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Guarding Mountain Waters
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Guarding Mountain Waters

Located in the heart of Tuscany, the Colossus of the Apennines stands guard over the surrounding historic landscape like an ancient sentinel. Not only an imposing sculpture, the massive statue was also a remarkable example of early watershaping innovation.

By Chester A. Arthur

He looms over the water like a mythical god turned to stone. The Colossus of the Apennines is truly awe-inspiring. Made entirely of stone and plaster, the massive sculpture is 11 meters tall, casting an imposing image and reflection over the historic, surrounding landscape.

It was built between 1579 and 1580 by the Flemish artist Jean de Boulogne, known as Giambologna, as a symbol of the mountains of the Apennines in Italy. Today the colossus is a main attraction at Villa Demidoff, the modern remains of the Villa Medici in Pratolino.

Named a UNESCO World Heritage Site in 2013, today it is one of the largest parks in Tuscany. Although many of its artifacts and features have been lost to time and plunder, the Colossus of the Apennines remains, rising majestically over the water in the heart of the lush garden.


Originally, the feature functioned as the primary water source for the Pratolino. Purely an artistic statement these days, the colossus wears the guise of an elderly man crouched at the shore of a lake. Although frozen in time, the image depicts power, motion and domination. With his left hand in front of him, he seems to squeeze the head of a sea monster through whose open mouth water flows into the pond.

It’s a violent image depicting man’s hegemony over nature. The stone colossus is depicted naked, his long, thick beard and Medusa-like hair represent the metamorphosis of man and earth into one, as his body fuses into the lush surrounding landscape. 

He is surrounded by other sculptures depicting mythological themes including Pegasus, Parnassus and Jupiter. Historians believe Giambologna was inspired by the description of a mountain-like Atlas in Ovid’s Metamorphoses, while others cite the Atlas as described in the Aeneid of the Roman poet Virgil as an inspiration.

The statue is described to originally have been emerging from its environment as if alive, an illusion sculpted by water – able to sweat and weep via a network of water pipes. 

In the winter icicles would cover his body. In warmer seasons, he would be partially covered with moss and lichens.


The Villa di Pratolino in Florence was built in the 1570s by Francesco de Medici, the Grand Duke of Tuscany. He is thought to have built the villa for his famed Venetian mistress, Bianca Cappello, as a wedding present.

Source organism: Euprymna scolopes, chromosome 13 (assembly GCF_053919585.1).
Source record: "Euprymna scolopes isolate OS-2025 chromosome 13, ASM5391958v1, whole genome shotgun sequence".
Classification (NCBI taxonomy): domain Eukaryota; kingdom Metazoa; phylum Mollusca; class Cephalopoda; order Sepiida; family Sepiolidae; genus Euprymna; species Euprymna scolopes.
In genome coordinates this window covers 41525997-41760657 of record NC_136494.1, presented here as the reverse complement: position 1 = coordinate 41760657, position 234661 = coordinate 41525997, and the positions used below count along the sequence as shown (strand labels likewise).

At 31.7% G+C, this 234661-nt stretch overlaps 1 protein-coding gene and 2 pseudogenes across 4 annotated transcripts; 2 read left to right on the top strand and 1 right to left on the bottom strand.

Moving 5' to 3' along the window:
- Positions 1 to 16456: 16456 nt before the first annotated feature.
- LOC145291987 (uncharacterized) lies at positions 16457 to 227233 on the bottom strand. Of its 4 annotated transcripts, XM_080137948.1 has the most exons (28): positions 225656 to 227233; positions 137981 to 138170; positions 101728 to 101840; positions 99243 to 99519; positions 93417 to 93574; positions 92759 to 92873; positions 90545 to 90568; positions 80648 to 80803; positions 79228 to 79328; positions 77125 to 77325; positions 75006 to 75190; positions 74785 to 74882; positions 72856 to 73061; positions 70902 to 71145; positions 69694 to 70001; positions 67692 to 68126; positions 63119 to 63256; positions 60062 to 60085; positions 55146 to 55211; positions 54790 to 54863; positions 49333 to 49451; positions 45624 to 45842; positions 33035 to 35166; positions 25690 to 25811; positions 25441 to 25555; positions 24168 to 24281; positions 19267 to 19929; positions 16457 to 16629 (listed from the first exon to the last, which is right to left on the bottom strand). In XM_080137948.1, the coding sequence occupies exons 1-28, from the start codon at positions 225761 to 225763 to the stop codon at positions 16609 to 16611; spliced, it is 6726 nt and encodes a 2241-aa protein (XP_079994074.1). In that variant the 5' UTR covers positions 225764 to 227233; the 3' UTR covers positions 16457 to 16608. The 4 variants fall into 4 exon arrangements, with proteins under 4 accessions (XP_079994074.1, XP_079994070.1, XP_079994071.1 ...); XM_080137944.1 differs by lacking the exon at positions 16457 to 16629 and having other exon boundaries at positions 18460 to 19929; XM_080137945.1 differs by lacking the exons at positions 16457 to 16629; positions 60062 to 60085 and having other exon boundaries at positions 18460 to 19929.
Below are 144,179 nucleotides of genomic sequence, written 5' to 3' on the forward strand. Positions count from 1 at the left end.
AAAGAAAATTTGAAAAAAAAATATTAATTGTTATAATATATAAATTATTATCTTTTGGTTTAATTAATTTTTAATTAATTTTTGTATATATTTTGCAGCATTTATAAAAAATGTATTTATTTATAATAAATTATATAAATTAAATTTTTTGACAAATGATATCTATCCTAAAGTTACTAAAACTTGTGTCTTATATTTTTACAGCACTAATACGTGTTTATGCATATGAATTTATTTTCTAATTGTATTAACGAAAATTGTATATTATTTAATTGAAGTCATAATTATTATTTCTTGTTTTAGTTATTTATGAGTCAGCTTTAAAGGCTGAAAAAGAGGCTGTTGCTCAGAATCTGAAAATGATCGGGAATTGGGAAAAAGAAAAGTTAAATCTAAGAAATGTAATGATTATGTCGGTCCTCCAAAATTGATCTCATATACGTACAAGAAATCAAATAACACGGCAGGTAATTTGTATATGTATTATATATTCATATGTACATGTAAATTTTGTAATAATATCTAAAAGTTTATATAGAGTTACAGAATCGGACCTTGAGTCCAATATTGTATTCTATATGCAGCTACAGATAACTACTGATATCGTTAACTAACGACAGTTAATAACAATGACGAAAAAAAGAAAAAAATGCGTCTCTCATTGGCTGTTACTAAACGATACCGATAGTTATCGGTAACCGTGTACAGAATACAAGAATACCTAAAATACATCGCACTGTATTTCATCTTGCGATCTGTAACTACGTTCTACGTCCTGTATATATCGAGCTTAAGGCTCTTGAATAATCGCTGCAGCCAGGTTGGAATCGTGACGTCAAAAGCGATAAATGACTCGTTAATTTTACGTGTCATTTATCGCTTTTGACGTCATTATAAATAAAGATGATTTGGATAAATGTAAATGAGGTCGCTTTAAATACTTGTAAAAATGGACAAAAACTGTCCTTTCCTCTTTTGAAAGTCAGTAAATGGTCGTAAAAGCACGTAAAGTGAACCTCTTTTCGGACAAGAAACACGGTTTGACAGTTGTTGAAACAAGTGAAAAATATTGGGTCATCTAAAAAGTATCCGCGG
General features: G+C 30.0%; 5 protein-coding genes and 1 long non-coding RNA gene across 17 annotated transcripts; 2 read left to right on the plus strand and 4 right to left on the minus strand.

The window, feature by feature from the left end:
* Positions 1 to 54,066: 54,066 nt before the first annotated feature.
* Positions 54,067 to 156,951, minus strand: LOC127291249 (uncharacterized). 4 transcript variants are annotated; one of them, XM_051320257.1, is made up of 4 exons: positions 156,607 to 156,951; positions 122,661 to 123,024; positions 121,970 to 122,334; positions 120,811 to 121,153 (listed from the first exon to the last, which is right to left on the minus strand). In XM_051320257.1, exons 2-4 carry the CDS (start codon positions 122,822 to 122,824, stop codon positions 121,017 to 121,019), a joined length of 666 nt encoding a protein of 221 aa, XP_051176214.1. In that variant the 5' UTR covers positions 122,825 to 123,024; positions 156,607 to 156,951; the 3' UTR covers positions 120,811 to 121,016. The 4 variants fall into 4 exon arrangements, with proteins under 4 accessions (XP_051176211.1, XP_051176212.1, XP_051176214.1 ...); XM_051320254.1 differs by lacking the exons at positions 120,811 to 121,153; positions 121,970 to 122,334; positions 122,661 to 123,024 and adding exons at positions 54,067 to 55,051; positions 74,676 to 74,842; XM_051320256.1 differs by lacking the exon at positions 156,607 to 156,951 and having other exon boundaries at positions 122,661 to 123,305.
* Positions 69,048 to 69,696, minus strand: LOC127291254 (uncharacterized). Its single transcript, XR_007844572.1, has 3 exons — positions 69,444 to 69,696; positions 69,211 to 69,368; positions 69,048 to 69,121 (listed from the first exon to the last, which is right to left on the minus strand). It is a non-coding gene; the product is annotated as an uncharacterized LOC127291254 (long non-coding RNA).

The lavish property was considered a pristine example of a Mannerist garden. In the late Renaissance period, Mannerism art sought to express exaggerated, sophisticated elegance. As symbols of wealth and fashion, Mannerist gardens were novel and dramatic, with opulent water features driven by gravity and hydraulics.

In a very real sense, the site is an early example of watershaping on a highly creative level. When French philosopher Montaigne visited the vast gardens in 1580, which at the time were still unfinished, he was awestruck by the complex array of water-powered displays. Montaigne described water jets leaping over paths and staircases, and water displays that played music and brought animal figures to life.

After the Duke died, the villa soon fell into ruin, and many of the sculptures were destroyed, stolen or relocated to other gardens. The Colossus, the most stunning marvel of the villa remains, most likely due simply to the fact that it too big to move.


Inside the statue, a once-secret compartment is situated in the upper part of the body and in the head. In fact, research has revealed the statue contains a number of rooms with frescoes and fountains that were once powered by ingenious hydraulic mechanisms.

There is also a “fireplace” that would blow smoke out of the giant’s nostrils and light up its eyes. He could also sweat and cry via intricate plumbing details. On the ground floor, a grotto features with an octagonal fountain dedicated to Thetys, the mother of river gods in Greek mythology. Ornate mosaics depicting mines and coastal villages appear throughout the complex of caves and chambers.

Today, the caves are open to visitors and are easily accessed via a staircase behind the statue.

Nearly five centuries old, Colossus of Apennines appears poised for the long journey into the future. From now until then, the he will continue to inspire awe.

Chester A. Burnett is a Los Angeles-based writer, world traveler, master machinist, motorcycle enthusiast and blues harmonica player. He is quick to point out that his intelligence is not artificial.  

Opening image by Vlas Telino Studio | Shutterstock

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